Reaction/statement by parents, guardian, or child
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After Identifying the Student
Immediate school enrollment is required.
If a dispute arises over school selection or placement, the
district must admit a displaced child or youth to the school in
which enrollment is sought by the parent, pending resolution
of the dispute.
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Rights of Eligible Children and Youth
The right to remain in the school of origin
The right to receive transportation to the school of origin
The right for academic success
The right to immediate enrollment in school, even if lacking
documentation normally required for enrollment
Kinds of documentation that may be lacking:
Birth certificate
Immunization records
Previous academics
Proof of guardianship or residency
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Immunization
If immunizations or immunization medical records are
missing, the liaison must assist in obtaining them, and the
student must be enrolled in the interim.
Potential health risks are minimal.
• Only students lacking immunizations are potentially at risk.
• With the exception of kindergarteners, all homeless students have
been in school somewhere and thus probably have had
immunizations despite their current lack of records.
16
Points To Ponder
and Question
When is doubled up not homeless?
Why did the family move in together?
Was the move-in because of crisis or by mutual choice?
Is the living arrangement meant to be permanent?
Where would the family live if not doubling up?
Is the living situation fixed, regular, and adequate?
If there is a dispute, a referral will be made to Student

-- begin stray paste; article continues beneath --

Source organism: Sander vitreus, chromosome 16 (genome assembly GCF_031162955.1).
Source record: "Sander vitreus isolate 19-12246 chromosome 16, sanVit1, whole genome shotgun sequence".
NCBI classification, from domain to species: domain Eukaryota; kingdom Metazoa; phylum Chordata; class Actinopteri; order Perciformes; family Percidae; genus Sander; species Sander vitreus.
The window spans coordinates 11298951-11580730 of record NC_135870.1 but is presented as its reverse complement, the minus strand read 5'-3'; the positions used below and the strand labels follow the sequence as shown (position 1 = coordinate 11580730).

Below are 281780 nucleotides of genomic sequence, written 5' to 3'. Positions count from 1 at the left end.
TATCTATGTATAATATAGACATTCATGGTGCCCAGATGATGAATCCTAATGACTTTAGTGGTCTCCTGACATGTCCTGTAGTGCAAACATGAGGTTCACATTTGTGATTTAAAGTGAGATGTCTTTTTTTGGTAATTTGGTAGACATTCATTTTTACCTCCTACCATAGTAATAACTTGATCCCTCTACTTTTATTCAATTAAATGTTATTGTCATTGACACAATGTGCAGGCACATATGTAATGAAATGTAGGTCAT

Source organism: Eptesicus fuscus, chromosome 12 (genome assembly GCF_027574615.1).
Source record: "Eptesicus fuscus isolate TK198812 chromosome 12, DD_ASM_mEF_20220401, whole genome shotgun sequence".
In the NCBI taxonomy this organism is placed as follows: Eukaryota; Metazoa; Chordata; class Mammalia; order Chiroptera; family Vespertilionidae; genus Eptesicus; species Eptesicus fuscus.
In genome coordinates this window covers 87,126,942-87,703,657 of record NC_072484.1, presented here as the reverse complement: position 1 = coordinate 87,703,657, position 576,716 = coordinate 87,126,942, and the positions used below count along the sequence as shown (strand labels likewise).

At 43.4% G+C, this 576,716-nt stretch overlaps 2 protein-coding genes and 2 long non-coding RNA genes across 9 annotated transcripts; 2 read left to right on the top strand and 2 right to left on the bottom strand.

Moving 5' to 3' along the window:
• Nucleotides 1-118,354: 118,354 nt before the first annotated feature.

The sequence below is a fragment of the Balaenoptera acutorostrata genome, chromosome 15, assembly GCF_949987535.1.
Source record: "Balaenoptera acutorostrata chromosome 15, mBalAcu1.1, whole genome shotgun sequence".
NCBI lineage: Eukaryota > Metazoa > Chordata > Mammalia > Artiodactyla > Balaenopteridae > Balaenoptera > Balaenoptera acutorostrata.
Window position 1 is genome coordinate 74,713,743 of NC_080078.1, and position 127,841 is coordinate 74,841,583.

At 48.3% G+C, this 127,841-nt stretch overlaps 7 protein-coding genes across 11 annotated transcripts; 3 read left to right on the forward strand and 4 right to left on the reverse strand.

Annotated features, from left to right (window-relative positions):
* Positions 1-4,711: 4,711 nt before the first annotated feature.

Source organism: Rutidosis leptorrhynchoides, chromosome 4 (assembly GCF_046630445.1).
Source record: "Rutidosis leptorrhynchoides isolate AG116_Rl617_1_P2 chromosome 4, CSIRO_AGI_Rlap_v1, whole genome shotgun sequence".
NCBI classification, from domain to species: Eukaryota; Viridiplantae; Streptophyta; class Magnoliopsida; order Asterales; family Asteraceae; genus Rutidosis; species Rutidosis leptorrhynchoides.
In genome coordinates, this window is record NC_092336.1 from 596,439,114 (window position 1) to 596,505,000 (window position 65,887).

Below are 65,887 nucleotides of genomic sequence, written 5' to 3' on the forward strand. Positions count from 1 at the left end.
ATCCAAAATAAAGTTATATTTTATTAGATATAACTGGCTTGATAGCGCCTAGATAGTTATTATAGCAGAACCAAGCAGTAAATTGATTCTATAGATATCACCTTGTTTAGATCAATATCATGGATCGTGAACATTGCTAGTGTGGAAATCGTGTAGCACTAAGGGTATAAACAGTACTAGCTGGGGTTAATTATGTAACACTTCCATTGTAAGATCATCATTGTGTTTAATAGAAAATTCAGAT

Services.
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Our Responsibility
Schools are responsible for enrolling displaced children and
youth. A school selected on the basis of a “best interest
determination” must immediately enroll the child, even if the
child is unable to produce the records normally required for
enrollment. Those records consist of:
Previous academic records
Medical records
Proof of residency
Birth certificates
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Our Responsibility
If a child needs to obtain immunizations or
medical/immunization records, the enrolling school must
immediately refer the parent or guardian to the district’s
Federal Programs office, which will guide and assist in
obtaining the immunizations or records.
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How Do We “Get It Right” Regarding
Identification and Enrollment?
Step
Responsible
1. Identify the student and enroll the
student in PowerSchool.
School
2. Confirm Federal Programs’
awareness of the identified student.
School and/or Federal Programs
3. Determine eligibility of the identified Federal Programs
student (see Affidavit).
4. Deliver services to the eligible
student.
Federal Programs
5. In cases of eligibility dispute, refer
the case to Student Services.
Parent/guardian and/or School
6. In cases of eligibility dispute, finalize Student Services
eligibility determination.
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For More Information
National Center for Homeless Education
(NCHE)
http://center.serve.org/nche/
800-308-2145 / [email protected]
National Association for the Education of Homeless Children and Youth
(NAEHCY)
http://www.naehcy.org
National Law Center on Homelessness and Poverty
(NLCHP)
http://www.nlchp.org
22
State Contact Information
Paula Gaddis
Migrant, Homeless & Private Schools Project Director
Tennessee Department of Education
[email protected]
615-751-3262
http://www.tn.gov/education/fedprog/fphomeless.shtml
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Contact Information for
Federal Programs, Grants & Compliance
3782 Jackson Ave
Memphis, TN 38108
LOC 8097
Manager of Grants & Special Populations
Theresa Utley – [email protected]
Federal Program Specialists
Kevin Potts – [email protected] / 416-4205
Clarence Bayes – [email protected] / 416-4189
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Questions/Comments